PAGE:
If you have not had the pleasure of watching America’s Test Kitchen on PBS, do. Christopher Kimball, the show’s host: pictured above, is slightly knobbish, but the exhaustive care the show affords its innumerable cooking projects matches his strange, neurotic egotism. It is a real joy.
I bought Fella the Twenty Years of America’s Test Kitchen cookbook for the holiday. We also subscribe to the magazine, Cook’s Illustrated, or did until recently.
Now’s the time for a disclaimer: this cookbook and cooking show is probably not for kitchen novices. If you aren’t a competent, or at least conversant, cook; it’s probably safer to cook through Better Homes & Gardens’s classic manual first. The recipes are not as unilaterally delicious and without flaw, but they’re loads easier, and require mostly pretty basic ingredients.
BH & G will give you a sense of how to proceed, and build a basic vocabulary for kitchen-related hijinks.
Fella and I both dig food and cooking and while Fella’s probably wilder for fussy recipes than I am, I still deeply appreciate a remarkable finished product.
And it’s not fair to classify all the ATK recipes as fussy. Some of them aren’t. Some of them are designed for weeknights (but are still fussier than grabbing a Bertoli’s bagged dinner out of the freezer, or browning some ground beef for Hamburger Helper).
But here’s the thing about the ATK culture: they marry cooking and science. Their chefs are food scientists who understand how, for example, gluten reacts on a cellular level to other ingredients.
I learned from ATK that a great way to get that battered-fries effect in oven baked potatoes is to par boil (or partially boil) them with a teaspoon of baking soda, because the baking soda loosens up the starch particles, before you toss them with a bit of oil or butter (way, way less than they’d absorb in a deep fat fryer), then bake them. The yield is a crunchy, tasty, much less damaging to the waistline fried effect.
And ATK will hold your hand. Their recipes explain every step of every process, and explain why you should bother. When they ask you to bother so much, their care and thorough explanations are at least 80% of the charm.
We’ve tried casseroles, roasts, grilled feasts, side dishes, breads, and desserts from the ATK recipes, and without exception, the result is remarvical.
Here are some favorites if you find yourself in possession of the 20-years book, or if you’ve got some back issues laying around:
Ciabatta, Pizza Bianca, Vegetarian Lasagne, Roasted Chicken, Paris Brest.
How it improves my love relationship:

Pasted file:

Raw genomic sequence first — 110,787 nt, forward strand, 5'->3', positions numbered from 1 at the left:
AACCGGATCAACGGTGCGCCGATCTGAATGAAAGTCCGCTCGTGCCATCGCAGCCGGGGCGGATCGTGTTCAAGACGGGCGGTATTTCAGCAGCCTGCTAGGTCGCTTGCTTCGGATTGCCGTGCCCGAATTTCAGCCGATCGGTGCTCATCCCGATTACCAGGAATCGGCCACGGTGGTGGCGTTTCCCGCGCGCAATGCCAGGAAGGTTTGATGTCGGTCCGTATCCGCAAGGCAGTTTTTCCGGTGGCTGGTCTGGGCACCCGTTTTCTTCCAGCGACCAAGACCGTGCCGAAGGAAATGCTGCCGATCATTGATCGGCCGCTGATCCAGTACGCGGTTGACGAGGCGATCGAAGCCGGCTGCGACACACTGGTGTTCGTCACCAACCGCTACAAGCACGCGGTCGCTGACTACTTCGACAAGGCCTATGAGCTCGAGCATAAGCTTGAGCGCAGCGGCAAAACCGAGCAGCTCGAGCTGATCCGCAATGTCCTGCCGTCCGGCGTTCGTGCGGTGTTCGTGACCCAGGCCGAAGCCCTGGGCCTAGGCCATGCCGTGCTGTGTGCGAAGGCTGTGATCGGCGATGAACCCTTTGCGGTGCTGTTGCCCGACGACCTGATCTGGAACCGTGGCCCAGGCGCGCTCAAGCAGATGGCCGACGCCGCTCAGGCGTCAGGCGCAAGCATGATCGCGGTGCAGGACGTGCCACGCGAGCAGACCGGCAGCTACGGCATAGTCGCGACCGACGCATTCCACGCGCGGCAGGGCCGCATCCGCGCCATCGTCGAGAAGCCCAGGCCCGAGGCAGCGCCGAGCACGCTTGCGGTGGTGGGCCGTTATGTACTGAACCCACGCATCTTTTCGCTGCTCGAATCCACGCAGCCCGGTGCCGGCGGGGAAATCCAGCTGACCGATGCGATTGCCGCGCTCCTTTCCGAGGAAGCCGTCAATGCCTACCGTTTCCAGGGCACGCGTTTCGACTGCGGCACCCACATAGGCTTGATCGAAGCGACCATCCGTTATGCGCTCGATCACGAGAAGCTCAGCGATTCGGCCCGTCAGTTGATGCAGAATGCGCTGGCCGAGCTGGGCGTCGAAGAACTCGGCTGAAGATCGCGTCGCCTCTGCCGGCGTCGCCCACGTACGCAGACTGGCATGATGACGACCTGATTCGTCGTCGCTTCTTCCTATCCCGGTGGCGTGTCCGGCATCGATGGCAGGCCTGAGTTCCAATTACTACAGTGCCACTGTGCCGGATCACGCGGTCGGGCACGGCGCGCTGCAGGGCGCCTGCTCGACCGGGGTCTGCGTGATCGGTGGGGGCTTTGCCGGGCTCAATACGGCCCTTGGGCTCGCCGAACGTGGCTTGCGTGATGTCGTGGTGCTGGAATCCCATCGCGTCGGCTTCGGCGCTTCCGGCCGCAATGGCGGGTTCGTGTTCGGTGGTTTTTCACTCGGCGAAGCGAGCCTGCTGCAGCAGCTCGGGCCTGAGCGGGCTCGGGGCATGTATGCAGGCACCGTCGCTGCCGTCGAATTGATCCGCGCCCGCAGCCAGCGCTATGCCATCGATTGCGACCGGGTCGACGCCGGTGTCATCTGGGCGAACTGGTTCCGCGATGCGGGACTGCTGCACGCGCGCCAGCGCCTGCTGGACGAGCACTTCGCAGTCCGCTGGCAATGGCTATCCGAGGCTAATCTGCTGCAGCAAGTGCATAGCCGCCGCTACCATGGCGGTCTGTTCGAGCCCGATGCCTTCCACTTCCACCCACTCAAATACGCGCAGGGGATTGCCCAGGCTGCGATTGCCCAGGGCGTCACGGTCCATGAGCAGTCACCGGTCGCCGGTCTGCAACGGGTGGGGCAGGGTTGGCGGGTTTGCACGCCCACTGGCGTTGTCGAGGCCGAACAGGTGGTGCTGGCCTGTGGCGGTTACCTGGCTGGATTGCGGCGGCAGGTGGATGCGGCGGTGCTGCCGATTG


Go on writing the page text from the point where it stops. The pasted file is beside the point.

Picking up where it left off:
A fast way to my heart is through my fairly adventurous stomach. Early in our love relationship, Fella cooked me all kinds of delicious things like his version of curry (which is an Indian version that’s tomato-based more than the soupy, milky Thai sort), and slow-cooked fatty meats.
For the first year we lived together, he did most of the cooking, though I took over when I went freelance (it made more sense), he still makes me delicious meals when he cooks on the weekends.
Most recently, it was Nut Crusted Chicken from the above-mentioned tome of a cookbook. The result was a perfectly cooked (not dry) chicken breast coated in a fabulously crunchy (but baked!!) nut crust with hints of orange. He served it with snow peas that had been stir fried in some (likely tedious) combination of vinegars and spices.
So it improves my love relationship by making me love my partner more when he cooks me delicious food. What? I can’t help it. I am ruled by my gut.
When we’re long on time, we go through the cook book or editions of the magazine and plan menus for the week. Then we discuss the shopping list. Then sometimes we cook together.
Cooking together is an occasion for kitchen dancing and banter and laughs and occasionally fights.
When we’re short on time, we select things that are not in the ATK cookbook or magazines, because you usually have to start at least two hours ahead to do the recipes there any justice. Sometimes, you have to start 24 hours ahead.
These things are good for my love relationship because they are team work.
I didn’t get it right away. I was sort of vexed when Fella wanted to start planning menus. It struck me as a huge pile of toil for almost no payoff.
But he persisted (he is a persistent man, which is why he’s mine at all), and now I think that menu planning is a great idea. I can’t imagine going back to not planning it.
We have less chaos at the grocery store & we spend less money, and we almost always have all the things we need to cook the things we’ve planned, which is way better than how we used to do it.
Also, it’s stuff to do together that’s a) at home–tough to wrangle time away from home when you’ve got a kid whose bed time is 7:30, and b) not TV.
Some tips for using the ATK cookbook:
Always read the recipe completely twice before you start cooking.
Read their recommendations for brands and take them seriously. They typically review brands that are readily available at grocery stores, even in rural areas, unlike the Food Network cookbooks that ask for obscure, non-substitutable stuff like West Mediterannean prawns.
Follow their instructions completely, including cooking and cooling times, even if they seem weird or counter-intuitive.
If it flops, try again. It’s probably you, not them.
Don’t try to pirate their stuff. It’s really hard to get the recipes online unless you subscribe or buy the book, so do: it’s worth it.
Shop before you cook.
Use fresh ingredients and full fat creams when they tell you to.
This post is a cross-blog project with Jamie Chavez, a freelance editor and writer located in Middle Tennessee. You can read more about her—including her thoughts about words, language, books, editing, and the publishing industry—at www.jamiechavez.com.